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By Edwin Goei
By Edwin Goei
By Edwin Goei
Before you ask: No, Harry is not another food-truck entrepreneur. Harry makes sandwiches—classic ones such as New York pastrami and grilled cheese. His food is neither avant garde nor fusion-y. His Harry’s Deli is nothing more than an unadorned office-park lunch stop located directly beneath the landing path of John Wayne-bound planes.
About the only thing he has in common with Roy Choi of Kogi fame is that they are both alumni of Villa Park High. That and a knack for turning a generation of Yelpers and Internet foodies into cultists. At the moment, all the online love has made Harry the busiest and buzziest sandwich-maker in all of Orange County.
17881 Sky Park Circle, Ste. A
Irvine, CA 92614
So devoted are Harry’s fans that they have vowed to defend him against the likes of, well, me! When Harry posted on his Facebook page that he was nervously anticipating this review, one customer replied, “It will be awesome, and if it’s not, we’ll punch them in the face.”
Well, that guy can put the knuckle sandwich away and have another one of Harry’s. These are renditions with which you are already familiar and comfortable, all faithfully created without too much embellishment—the best example of doing something simple and doing it well.
The pastrami is everything it should be: salty; slathered in mustard; and stuffed with pickles, folds of crimson meat and melted Swiss between slices of good rye bread that’s toasted just enough so that every bite is crisp. The Reuben is also great, a balance of corned beef, Swiss, homemade Russian dressing and not too much sauerkraut. No ingredient outpaces another. It’s perfect in every way.
But perhaps what endears Harry to his apostles most is that he does from scratch what others would scoop out of a jar. He whisks his own mayo, mixes the potato salad with sprinkles of dill and starts the rustic chicken-noodle soup by melting some butter. The giant meatballs for the classic Italian sub are simmered in a tomato-sauce brew of his own making, and I would imagine Harry’s creamy tomato-basil soup also began life as an actual tomato.
Don’t believe that someone at a sandwich shop would go to all this trouble? Check out his website. It has backstage proof he’s not cutting corners. He has posted pictures of a giant pork butt, which he rubs with spices and slow-roasts to become fodder for pulled-pork sandwiches. The resulting two-fisted behemoths bust at the seams, dribbling chunky pieces of meat lubricated in a tart, homemade barbecue sauce and a fistful of Southern slaw. It’s as messy as a sloppy joe and just as dangerously habit-forming.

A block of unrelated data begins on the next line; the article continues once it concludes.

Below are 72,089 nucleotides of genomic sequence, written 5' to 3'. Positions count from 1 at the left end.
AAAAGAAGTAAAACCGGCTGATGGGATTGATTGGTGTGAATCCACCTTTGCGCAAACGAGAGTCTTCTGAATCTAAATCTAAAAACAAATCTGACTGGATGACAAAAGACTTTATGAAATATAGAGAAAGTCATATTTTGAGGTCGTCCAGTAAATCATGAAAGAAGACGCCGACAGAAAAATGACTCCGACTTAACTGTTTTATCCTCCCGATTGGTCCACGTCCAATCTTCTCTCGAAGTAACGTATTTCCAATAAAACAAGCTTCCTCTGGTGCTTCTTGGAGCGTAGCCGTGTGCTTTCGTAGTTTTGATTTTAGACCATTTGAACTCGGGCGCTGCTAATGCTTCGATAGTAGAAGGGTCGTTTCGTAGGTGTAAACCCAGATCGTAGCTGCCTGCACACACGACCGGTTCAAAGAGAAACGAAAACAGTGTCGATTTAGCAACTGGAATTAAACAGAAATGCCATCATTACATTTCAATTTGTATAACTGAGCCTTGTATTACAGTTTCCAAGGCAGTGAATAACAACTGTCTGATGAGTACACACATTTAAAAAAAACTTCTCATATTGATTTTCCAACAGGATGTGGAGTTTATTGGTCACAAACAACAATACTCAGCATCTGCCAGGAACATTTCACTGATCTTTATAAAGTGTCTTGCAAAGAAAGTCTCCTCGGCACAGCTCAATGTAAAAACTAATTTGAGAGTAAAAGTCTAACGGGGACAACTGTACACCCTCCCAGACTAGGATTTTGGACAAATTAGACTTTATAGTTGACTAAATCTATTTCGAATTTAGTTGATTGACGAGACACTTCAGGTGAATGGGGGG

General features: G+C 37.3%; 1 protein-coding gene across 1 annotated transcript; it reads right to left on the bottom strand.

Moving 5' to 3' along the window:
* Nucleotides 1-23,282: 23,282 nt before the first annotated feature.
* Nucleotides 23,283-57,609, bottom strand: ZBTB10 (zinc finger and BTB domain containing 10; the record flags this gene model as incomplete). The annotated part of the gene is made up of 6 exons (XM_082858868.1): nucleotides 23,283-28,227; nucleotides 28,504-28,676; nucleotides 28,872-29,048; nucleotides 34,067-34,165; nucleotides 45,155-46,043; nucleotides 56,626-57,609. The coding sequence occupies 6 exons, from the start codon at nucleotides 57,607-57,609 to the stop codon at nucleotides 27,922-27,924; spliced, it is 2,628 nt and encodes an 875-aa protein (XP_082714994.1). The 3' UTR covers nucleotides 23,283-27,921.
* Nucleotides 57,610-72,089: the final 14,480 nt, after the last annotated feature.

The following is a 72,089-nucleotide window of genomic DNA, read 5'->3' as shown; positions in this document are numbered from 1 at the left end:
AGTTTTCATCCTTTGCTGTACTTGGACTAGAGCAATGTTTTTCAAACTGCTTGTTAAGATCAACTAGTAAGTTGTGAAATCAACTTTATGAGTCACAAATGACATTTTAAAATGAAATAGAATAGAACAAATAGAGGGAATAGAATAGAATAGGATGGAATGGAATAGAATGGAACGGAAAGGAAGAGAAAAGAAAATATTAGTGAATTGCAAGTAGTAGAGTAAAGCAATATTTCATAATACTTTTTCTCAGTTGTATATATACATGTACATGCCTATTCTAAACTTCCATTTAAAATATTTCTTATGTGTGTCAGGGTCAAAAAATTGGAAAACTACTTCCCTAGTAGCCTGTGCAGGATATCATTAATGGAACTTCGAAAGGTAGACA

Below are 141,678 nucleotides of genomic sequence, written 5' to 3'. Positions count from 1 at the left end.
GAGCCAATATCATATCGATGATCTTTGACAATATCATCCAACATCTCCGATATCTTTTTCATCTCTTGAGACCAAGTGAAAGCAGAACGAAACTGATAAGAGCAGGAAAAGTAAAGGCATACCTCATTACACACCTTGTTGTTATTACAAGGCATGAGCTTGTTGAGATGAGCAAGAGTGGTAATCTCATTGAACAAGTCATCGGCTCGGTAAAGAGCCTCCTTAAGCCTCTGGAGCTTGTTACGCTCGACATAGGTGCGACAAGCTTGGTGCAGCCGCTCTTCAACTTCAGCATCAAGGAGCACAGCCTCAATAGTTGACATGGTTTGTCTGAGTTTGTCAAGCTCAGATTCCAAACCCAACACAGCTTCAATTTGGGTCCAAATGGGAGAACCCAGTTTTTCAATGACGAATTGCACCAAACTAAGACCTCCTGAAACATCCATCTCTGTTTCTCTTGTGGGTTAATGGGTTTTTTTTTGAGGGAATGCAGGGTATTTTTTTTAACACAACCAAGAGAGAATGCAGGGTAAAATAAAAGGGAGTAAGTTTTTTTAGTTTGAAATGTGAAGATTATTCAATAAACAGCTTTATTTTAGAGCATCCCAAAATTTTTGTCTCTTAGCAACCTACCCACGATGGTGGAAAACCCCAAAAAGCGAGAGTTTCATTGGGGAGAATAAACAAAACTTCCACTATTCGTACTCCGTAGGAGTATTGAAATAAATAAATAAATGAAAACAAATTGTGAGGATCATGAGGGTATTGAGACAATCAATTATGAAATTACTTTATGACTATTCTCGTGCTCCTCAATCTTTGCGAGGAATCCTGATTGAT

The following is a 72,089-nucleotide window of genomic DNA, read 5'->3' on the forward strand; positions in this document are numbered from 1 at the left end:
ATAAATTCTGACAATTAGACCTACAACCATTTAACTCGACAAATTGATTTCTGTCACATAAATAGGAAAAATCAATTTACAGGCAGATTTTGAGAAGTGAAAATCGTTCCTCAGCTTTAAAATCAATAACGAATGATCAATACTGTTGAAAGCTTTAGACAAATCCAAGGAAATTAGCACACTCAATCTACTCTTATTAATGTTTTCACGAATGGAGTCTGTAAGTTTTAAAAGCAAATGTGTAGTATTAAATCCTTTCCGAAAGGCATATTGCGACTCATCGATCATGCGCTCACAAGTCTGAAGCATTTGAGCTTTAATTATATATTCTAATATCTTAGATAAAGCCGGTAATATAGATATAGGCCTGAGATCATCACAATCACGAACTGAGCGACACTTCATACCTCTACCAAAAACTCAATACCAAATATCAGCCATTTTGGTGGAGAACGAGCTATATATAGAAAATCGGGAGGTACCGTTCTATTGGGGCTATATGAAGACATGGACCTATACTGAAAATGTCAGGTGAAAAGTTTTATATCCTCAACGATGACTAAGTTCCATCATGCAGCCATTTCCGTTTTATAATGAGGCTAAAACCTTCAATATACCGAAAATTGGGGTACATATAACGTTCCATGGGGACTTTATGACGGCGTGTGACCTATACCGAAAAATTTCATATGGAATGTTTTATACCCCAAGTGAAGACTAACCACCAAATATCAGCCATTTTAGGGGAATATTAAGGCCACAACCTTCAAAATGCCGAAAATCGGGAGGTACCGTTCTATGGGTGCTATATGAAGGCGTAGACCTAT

Other photos he has on the site can only be classified as food porn. Mostly, they should convince doubters that he really does sear the steaks for his rib-eye sandwich on well-seasoned cast-iron pans.
The most requested sandwich for newcomers? The Chicken Di Giorgio, which gets the centerfold treatment on the website. Harry details the construction of the escalope of chicken step-by-step: Here’s Harry carefully forming the perma-crust of its breading in a pan. There it is topped with fresh chunks of tomato and basil. And finally, the money shot: an oozy blanket of buffalo mozzarella and grated Parmesan melted right on top.
If he wasn’t making sandwiches, Harry would’ve made a prolific food blogger. He speaks their language and shares in their obsession. And when you see him at work, even when he’s overwhelmed and barely keeping up with orders, you can tell he’s actually enjoying every minute of it, having the time of his life.
Perhaps he knows he should relish this moment. Perhaps he knows that what comes next is the inevitable paradox of heightened expectations and the danger of hype. If anything can be learned from Roy Choi and the Kogi phenomenon, it’s that even after you’ve secured the love of your cult, you still have to deal with the rest of the world —including naysayers and contrarians. And when they show up, I’ll be the first to punch them in the face.
This review appeared in print as "A Cult Above: Harry’s Deli is neither fusion nor avant garde, but quality and Internet savvy have made it a phenomenon."